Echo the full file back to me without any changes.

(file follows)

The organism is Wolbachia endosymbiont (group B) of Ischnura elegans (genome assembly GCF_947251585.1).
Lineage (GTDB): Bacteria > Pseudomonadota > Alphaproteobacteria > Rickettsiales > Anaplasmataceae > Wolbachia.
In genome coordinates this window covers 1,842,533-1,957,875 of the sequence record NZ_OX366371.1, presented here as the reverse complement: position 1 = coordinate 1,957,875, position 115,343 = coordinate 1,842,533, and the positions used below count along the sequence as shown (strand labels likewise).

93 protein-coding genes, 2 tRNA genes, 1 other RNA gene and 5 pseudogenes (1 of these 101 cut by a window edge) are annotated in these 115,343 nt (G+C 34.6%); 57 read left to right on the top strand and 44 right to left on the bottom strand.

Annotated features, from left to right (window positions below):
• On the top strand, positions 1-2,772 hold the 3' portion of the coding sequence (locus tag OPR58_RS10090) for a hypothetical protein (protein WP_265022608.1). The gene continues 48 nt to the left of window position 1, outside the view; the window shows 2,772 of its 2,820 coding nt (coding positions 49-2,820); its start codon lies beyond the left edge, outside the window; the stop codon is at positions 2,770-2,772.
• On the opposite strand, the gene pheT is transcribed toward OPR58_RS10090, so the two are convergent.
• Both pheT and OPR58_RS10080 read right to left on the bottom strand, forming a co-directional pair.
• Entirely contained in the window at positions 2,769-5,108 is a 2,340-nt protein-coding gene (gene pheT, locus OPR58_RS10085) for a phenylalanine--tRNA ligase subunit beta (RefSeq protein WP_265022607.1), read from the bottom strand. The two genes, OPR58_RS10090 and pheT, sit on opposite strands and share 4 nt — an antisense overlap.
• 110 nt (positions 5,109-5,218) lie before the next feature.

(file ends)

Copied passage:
The organism is Wolbachia endosymbiont (group B) of Ischnura elegans (genome assembly GCF_947251585.1).
Lineage (GTDB): Bacteria > Pseudomonadota > Alphaproteobacteria > Rickettsiales > Anaplasmataceae > Wolbachia.
In genome coordinates this window covers 1,842,533-1,957,875 of the sequence record NZ_OX366371.1, presented here as the reverse complement: position 1 = coordinate 1,957,875, position 115,343 = coordinate 1,842,533, and the positions used below count along the sequence as shown (strand labels likewise).

93 protein-coding genes, 2 tRNA genes, 1 other RNA gene and 5 pseudogenes (1 of these 101 cut by a window edge) are annotated in these 115,343 nt (G+C 34.6%); 57 read left to right on the top strand and 44 right to left on the bottom strand.

Annotated features, from left to right (window positions below):
• On the top strand, positions 1-2,772 hold the 3' portion of the coding sequence (locus tag OPR58_RS10090) for a hypothetical protein (protein WP_265022608.1). The gene continues 48 nt to the left of window position 1, outside the view; the window shows 2,772 of its 2,820 coding nt (coding positions 49-2,820); its start codon lies beyond the left edge, outside the window; the stop codon is at positions 2,770-2,772.
• On the opposite strand, the gene pheT is transcribed toward OPR58_RS10090, so the two are convergent.
• Both pheT and OPR58_RS10080 read right to left on the bottom strand, forming a co-directional pair.
• Entirely contained in the window at positions 2,769-5,108 is a 2,340-nt protein-coding gene (gene pheT, locus OPR58_RS10085) for a phenylalanine--tRNA ligase subunit beta (RefSeq protein WP_265022607.1), read from the bottom strand. The two genes, OPR58_RS10090 and pheT, sit on opposite strands and share 4 nt — an antisense overlap.
• 110 nt (positions 5,109-5,218) lie before the next feature.